Agree? Disagree? Mildly or vehemently? Let me know in the comments below.

Comments

Popular posts from this blog

He’s probably paranoid, high-strung, doesn’t like daylight. You know, has a lot of crumbs in his beard, if he has a beard.

Godzilla vs. Kong (2021) (SPOILERS) I’d like to report I had a blast with Godzilla vs. Kong . It’s lighter on its oversized, city-stomping feet than its slog of a MonsterVerse predecessor, Godzilla: King of the Monsters , and there are flashes of visual inspiration along with several engaging core ideas (which, to be fair, the series had already laid the seeds for). But this sequel still stumbles in its chief task: assembling an engaging, lively story that successfully integrates both tiny humans and towering titans.

Roswell was a smokescreen, we've had a half a dozen better salvage operations.

The X-Files 1.24: The Erlenmeyer Flask The Erlenmeyer Flask makes for a fast-paced, tense and eventful ride, but does it make any sense? That less than mattered at the time, but revisiting the mythology arc (for probably the fourth or fifth time) reveals increasingly tenuous internal coherence as the various conspiracy elements begin to pile up and the situations become ever-more convoluted. This will become the Chris Carter’s signature: don’t examine the details too closely, go with the flow. Trust Chris implicitly.

It's Dark Age, by Jupiter!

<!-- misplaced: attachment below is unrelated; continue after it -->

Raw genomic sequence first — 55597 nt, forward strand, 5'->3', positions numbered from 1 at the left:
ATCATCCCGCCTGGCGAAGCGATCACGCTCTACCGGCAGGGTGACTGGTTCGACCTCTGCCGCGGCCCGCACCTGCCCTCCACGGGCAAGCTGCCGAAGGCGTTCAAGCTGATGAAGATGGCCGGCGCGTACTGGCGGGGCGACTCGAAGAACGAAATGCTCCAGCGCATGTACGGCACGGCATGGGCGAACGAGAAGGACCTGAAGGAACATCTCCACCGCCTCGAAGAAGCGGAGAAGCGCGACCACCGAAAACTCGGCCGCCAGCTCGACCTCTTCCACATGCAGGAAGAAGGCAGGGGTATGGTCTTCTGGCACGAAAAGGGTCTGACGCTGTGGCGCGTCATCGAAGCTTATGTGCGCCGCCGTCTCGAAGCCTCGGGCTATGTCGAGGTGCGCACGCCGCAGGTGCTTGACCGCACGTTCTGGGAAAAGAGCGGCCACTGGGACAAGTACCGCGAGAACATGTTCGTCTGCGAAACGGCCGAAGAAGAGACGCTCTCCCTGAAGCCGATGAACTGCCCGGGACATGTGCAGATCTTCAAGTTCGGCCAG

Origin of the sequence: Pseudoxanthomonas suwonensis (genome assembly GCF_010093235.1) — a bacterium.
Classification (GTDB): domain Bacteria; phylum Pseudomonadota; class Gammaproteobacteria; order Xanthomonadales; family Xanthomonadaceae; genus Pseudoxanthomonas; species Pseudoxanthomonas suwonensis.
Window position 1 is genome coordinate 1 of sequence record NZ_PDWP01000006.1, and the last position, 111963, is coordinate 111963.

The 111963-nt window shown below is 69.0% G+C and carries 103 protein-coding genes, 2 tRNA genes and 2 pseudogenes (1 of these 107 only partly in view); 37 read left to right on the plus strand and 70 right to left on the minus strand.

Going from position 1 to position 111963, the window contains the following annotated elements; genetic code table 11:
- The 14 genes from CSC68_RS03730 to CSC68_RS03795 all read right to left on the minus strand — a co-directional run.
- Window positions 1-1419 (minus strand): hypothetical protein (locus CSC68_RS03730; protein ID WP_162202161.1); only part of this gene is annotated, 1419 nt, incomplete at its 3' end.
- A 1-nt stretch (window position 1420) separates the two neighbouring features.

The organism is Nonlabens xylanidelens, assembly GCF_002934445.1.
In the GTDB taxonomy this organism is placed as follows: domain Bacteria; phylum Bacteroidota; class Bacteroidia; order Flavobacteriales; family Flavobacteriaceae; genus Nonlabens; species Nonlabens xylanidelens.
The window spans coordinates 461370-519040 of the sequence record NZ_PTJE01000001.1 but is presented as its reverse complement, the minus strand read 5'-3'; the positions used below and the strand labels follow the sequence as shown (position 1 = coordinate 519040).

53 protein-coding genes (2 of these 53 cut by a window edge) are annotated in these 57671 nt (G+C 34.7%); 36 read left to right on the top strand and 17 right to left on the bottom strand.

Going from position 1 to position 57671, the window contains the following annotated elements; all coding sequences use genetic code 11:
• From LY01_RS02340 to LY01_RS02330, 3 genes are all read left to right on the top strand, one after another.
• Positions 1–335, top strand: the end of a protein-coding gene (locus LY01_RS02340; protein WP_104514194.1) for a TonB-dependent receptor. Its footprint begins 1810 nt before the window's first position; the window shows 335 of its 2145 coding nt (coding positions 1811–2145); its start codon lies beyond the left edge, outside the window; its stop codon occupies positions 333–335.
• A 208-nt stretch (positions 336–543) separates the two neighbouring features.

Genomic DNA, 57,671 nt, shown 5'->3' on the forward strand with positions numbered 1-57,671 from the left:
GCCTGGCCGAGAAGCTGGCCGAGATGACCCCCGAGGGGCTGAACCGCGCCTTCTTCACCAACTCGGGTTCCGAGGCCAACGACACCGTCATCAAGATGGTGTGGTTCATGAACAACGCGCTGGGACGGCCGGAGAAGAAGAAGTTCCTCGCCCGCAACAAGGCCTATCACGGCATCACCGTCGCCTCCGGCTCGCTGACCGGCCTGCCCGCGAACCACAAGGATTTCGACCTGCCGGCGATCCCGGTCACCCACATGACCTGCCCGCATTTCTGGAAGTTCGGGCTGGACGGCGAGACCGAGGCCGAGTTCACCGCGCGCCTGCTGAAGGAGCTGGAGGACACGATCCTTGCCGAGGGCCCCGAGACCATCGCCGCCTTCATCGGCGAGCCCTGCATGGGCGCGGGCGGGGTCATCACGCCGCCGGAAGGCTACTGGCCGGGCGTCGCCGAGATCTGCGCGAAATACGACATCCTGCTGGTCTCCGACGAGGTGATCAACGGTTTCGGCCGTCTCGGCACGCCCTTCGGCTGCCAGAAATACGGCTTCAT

The Dig (2021) (SPOILERS) An account of the greatest archaeological find Britain would know until Professor Horner opened the barrow at Devil’s End. And should you scoff at such “ fiction ”, that’s nothing on this adaptation of John Preston’s 2007 novel concerning the Sutton Hoo excavations of the late 1930s. The Dig , as is the onus of any compelling fictional account, takes liberties with the source material, but the erring from the straight and narrow in this case is less an issue than the shift in focus from characters and elements successfully established during the first hour.

UFO IN MOSSINGHAM?

A Shaun the Sheep Movie: Farmageddon (2020) (SPOILERS) One might reasonably suggest the recourse of the ailing or desperate franchise is to resort, seemingly out of nowhere, to space aliens. Even Police Academy didn’t go that far (to Moscow, yes, but not to space). Perhaps animators think kids have no skills of discernment and will swallow any old sugar-coated crap. Perhaps they don’t, and they will. Ice Age had been enjoying absurd success until Collision Course sent Scrat spinning into the cosmos and grosses tumbled. Shaun the Sheep has been around for a quarter of a century, but this is only his second movie outing and already he’s pulling an E.T. on us. Of course, this may all be part of the grand scheme, and Nick Park is simply doing his bit to familiarise the tots in time for Project Blue Beam.

You stink, my friend.

Mulan (2020) (SPOILERS) Let that be a lesson to Disney. It’s a fool’s errand to try and beat the Chinese at their own game, no matter how painstakingly respectful – or rather, pandering – you are. Indeed, Mulan ’s abysmal $40m box office take in the country – where it did get a proper release, so no plandemic excuses can be cited – feels like a direct rebuke; don’t try and tell us how to suck eggs. There’s an additional explanation too, of course. That Mulan sucks.

By heaven, I’d thrash the life out of you… if I didn’t have to read the Nine O’Clock News.